It might still be 80 degrees outside, but, four months before the first days of winter, many Americans are already facing the prospect of keeping warm while having to stay within their budgets. Instead of the short spike in energy prices that most expected, it now appears that a variety of high energy bills - for heating oil, propane, natural gas and electricity, as well as gasoline - will be around for a long while.
Near Chicago, a health care administrator expects her natural gas bill to double and has cut back on her cable TV subscription. A school district in Maine will lower the thermostats in classrooms. And the treasurer of the Union Church of Proctor, a small community near Rutland, Vt., faces a $10,000 shortage this winter because of soaring fuel oil costs.
"You can turn the heat down a little and wear an extra sweater," said Gary Fay, the church treasurer, "but in the end you really need to heat yourself."
With energy costs rising substantially for a second year, and reaching another record on oil markets yesterday, how consumers and businesses respond this winter - whether they curb their energy consumption or not, whether they keep spending on other goods or not - will be critical as higher energy prices slowly ripple through the $11.7 trillion American economy.
"This is going to hit on every side," said Davis Bookhart, a researcher at the Consumer Energy Council of America. "On just about everything that is energy-intensive, you're going to feel higher costs. People are more concerned about their bills, and realize that this winter will be more expensive."
Economists generally seem convinced that the higher energy prices will not derail the economy. But they may cause it to wobble a bit: Americans will spend $600 billion this year on oil purchases - everything from gasoline and diesel to jet fuel and heating oil. In two years, the national oil bill has jumped by $210 billion, or 54 percent, according to Larry Goldstein, the president of the Petroleum Industry Research Foundation. In addition, the nation spent $120 billion on natural gas in 2004, according to the American Gas Association. That is expected to increase to about $167 billion this year.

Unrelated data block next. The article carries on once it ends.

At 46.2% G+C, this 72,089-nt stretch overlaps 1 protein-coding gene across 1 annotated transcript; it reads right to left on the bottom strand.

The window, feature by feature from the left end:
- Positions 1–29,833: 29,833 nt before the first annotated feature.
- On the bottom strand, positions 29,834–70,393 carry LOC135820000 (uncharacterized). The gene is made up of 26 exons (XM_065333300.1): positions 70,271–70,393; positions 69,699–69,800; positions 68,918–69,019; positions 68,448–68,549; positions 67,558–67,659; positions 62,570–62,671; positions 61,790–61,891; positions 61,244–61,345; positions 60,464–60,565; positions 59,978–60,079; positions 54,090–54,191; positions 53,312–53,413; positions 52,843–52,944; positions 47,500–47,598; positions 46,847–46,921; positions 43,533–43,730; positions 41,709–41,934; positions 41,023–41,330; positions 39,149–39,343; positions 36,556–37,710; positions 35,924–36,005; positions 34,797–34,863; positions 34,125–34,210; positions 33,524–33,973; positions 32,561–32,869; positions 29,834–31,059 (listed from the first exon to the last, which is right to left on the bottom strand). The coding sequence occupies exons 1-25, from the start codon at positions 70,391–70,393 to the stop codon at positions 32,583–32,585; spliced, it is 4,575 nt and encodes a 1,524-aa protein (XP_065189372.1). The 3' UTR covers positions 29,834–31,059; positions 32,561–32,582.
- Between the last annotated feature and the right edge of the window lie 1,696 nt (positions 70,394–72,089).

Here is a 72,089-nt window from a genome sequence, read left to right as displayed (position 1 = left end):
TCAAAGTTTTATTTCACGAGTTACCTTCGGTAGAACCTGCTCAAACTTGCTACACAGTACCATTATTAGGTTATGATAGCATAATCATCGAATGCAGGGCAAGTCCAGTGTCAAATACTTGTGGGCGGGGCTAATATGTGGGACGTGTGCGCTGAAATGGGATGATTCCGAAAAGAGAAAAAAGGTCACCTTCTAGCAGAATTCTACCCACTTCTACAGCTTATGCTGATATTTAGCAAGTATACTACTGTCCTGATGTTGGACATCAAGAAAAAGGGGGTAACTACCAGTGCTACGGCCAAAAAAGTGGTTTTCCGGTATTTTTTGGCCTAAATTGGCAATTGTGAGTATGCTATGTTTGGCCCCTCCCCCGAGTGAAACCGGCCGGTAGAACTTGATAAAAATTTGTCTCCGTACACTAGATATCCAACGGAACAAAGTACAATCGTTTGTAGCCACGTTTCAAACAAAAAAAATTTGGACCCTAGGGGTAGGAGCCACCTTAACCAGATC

"High energy prices act like a consumption tax and consumption taxes eventually hurt the economy," Mr. Goldstein said.
That extra burden has already shaved three-quarters of a percentage point off American growth, he estimated, but has not put much of a dent in the expanding economy.
The cost of oil is stirring larger waves in the economy now.
As a direct share of the gross domestic product, oil accounted for 8.5 percent of the economy in 1980. As energy conservation measures took hold, and as Americans grew wealthier, that fell to a low of 3.1 percent in the mid-1990's.
Last year, it was up to 4.2 percent. This year, oil is expected to account for 4.8 percent of the economy, according to Mr. Goldstein.
"We've insulated ourselves from higher oil prices, but we're not immune to them," Mr. Goldstein said.
Americans are not completely helpless, Mr. Bookhart said. "Most homes are very energy-inefficient. There are many small things that can be done that will lead to pretty significant cost savings."
Sheryl Andersen, who lives in Crete, Ill., has followed that advice. She has been weatherproofing her new house in expectation of paying higher heating bills: fixing leaks, putting weather stripping around doors, tuck-pointing the chimney and fixing cracks in the fireplace. Last year, she paid $150 a month on her heating bill. This year, she expects to spend twice that.
Ms. Andersen, 57, a senior administrative assistant for a health care provider, said she and her husband had cut back on television channels and now subscribe only to basic cable service. They have not taken out their 18-foot fishing boat this summer because of the higher fuel costs. She does not know yet what other expenses may have to be eliminated or reduced.
"We don't know how bad it's going to be this winter," Ms. Andersen said.
The most visible signs of higher energy costs have been gasoline prices, which have touched $3 a gallon in some parts of the country - and have led to a spate of fuel thefts at service stations.
On Wednesday, Hawaii, with the highest prices in the nation, said it would limit wholesale prices of gasoline in an effort to restrict further increases. Critics say the measure may backfire because it fails to address a cause of higher prices: higher demand.
Crude oil prices, lifted by strong growth in the United States and in China, have risen 54 percent on the New York Mercantile Exchange over the last year. Yesterday, the next-month futures contract settled at $67.49 a barrel, up 17 cents, after touching $67.70 midway in the trading session.
These highs are causing concern around the world. The International Monetary Fund said that Asia's rapid economic growth was at risk from the energy prices.
Still, according to the I.M.F.'s managing director, Rodrigo Rato: "There is very strong demand, and we don't see that demand receding. Prices are not going back to the levels seen at the beginning of 2004."